Hydroxycitric acid (HCA), is a derivative of citric acid and is found primarily in a small, sweet, purple fruit called the Malabar tamarind or, more commonly known as, the Garcinia Cambogia. Test tube and animal research suggests that HCA supplementation may be helpful in weight loss because of its effects on metabolism; however, studies in humans have found mixed results.
Several studies have shown that garcinia cambogia plays an important role in the regulation of endogenous lipid biosynthesis. This effect is specially attributed to hydroxycitric acid (HCA) inhibiting the enzyme ATP-dependent citrate lyase, which catalyzes the cleavage of citrate to oxaloacetate and acetyl-CoA.
Although several studies have found that the supplementation of garcinia cambogia extracts is associated with body weight and fat loss in both experimental animals and humans, we should be cautious when interpreting the results as other randomized, placebo-controlled clinical trials have not reported the same outcomes. Furthermore, most studies in humans have been conducted on small samples and mainly in the short term.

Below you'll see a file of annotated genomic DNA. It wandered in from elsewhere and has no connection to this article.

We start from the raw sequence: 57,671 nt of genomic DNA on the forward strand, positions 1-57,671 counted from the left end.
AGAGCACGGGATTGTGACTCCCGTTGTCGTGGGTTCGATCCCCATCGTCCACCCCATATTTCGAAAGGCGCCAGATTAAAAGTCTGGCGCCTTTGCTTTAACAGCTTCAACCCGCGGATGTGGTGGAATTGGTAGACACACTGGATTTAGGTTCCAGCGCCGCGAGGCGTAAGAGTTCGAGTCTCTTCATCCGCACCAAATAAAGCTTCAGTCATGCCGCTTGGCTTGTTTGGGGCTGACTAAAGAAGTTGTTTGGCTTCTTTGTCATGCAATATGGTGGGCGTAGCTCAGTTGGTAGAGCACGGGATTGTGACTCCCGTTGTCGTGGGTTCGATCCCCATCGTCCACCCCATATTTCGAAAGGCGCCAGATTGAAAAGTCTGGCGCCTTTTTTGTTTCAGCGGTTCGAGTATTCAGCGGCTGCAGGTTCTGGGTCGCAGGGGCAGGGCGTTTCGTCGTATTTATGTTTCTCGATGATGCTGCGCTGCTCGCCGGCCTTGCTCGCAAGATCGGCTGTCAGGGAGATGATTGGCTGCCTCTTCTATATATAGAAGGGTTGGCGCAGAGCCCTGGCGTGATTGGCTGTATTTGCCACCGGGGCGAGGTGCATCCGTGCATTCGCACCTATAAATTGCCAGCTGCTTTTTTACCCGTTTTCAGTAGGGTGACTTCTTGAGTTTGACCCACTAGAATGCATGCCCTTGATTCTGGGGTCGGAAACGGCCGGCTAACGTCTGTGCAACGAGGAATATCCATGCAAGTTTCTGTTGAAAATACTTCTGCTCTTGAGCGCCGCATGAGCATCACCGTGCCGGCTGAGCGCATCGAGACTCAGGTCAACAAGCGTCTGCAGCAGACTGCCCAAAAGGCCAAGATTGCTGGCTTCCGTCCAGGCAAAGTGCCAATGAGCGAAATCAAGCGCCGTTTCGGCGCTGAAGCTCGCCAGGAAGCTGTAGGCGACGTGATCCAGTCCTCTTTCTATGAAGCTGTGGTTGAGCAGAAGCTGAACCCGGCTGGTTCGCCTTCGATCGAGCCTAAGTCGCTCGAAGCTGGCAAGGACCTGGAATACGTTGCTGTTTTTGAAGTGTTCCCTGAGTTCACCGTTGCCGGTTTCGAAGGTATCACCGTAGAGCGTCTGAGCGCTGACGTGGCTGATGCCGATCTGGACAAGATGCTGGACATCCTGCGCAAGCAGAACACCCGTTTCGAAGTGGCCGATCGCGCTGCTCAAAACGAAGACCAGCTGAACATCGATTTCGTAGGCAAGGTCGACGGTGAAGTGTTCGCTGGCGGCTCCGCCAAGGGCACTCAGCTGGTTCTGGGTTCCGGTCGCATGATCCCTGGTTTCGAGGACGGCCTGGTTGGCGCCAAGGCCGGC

With regard to toxicity and safety, it is important to note that except in rare cases, studies conducted in experimental animals have not reported increased mortality or significant toxicity. Furthermore, at the doses usually administered, no differences have been reported in terms of side effects or adverse events (those studied) in humans between individuals treated with garcinia cambogia and controls.
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